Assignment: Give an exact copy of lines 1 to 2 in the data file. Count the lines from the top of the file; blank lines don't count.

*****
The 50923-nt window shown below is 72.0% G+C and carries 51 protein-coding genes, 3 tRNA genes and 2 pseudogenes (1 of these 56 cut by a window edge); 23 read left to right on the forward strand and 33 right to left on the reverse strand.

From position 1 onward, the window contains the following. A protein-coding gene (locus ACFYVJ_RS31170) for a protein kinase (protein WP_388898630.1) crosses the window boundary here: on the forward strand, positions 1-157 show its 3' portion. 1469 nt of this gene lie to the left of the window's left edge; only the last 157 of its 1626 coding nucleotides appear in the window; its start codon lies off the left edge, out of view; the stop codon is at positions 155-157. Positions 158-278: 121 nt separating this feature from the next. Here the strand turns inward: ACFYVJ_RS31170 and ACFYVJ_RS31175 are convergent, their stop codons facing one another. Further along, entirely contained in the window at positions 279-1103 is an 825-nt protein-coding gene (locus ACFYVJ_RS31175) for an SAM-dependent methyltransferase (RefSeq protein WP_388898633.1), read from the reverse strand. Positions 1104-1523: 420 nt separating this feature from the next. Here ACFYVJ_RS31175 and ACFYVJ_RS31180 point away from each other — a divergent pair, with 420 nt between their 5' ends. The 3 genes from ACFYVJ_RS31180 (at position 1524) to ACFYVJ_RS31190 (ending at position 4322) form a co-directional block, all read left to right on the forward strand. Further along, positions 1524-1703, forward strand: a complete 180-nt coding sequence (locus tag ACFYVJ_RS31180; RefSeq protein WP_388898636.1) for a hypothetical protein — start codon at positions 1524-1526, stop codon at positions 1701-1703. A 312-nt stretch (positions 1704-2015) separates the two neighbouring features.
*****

The 50923-nt window shown below is 72.0% G+C and carries 51 protein-coding genes, 3 tRNA genes and 2 pseudogenes (1 of these 56 cut by a window edge); 23 read left to right on the forward strand and 33 right to left on the reverse strand.

From position 1 onward, the window contains the following. A protein-coding gene (locus ACFYVJ_RS31170) for a protein kinase (protein WP_388898630.1) crosses the window boundary here: on the forward strand, positions 1-157 show its 3' portion. 1469 nt of this gene lie to the left of the window's left edge; only the last 157 of its 1626 coding nucleotides appear in the window; its start codon lies off the left edge, out of view; the stop codon is at positions 155-157. Positions 158-278: 121 nt separating this feature from the next. Here the strand turns inward: ACFYVJ_RS31170 and ACFYVJ_RS31175 are convergent, their stop codons facing one another. Further along, entirely contained in the window at positions 279-1103 is an 825-nt protein-coding gene (locus ACFYVJ_RS31175) for an SAM-dependent methyltransferase (RefSeq protein WP_388898633.1), read from the reverse strand. Positions 1104-1523: 420 nt separating this feature from the next. Here ACFYVJ_RS31175 and ACFYVJ_RS31180 point away from each other — a divergent pair, with 420 nt between their 5' ends. The 3 genes from ACFYVJ_RS31180 (at position 1524) to ACFYVJ_RS31190 (ending at position 4322) form a co-directional block, all read left to right on the forward strand. Further along, positions 1524-1703, forward strand: a complete 180-nt coding sequence (locus tag ACFYVJ_RS31180; RefSeq protein WP_388898636.1) for a hypothetical protein — start codon at positions 1524-1526, stop codon at positions 1701-1703. A 312-nt stretch (positions 1704-2015) separates the two neighbouring features.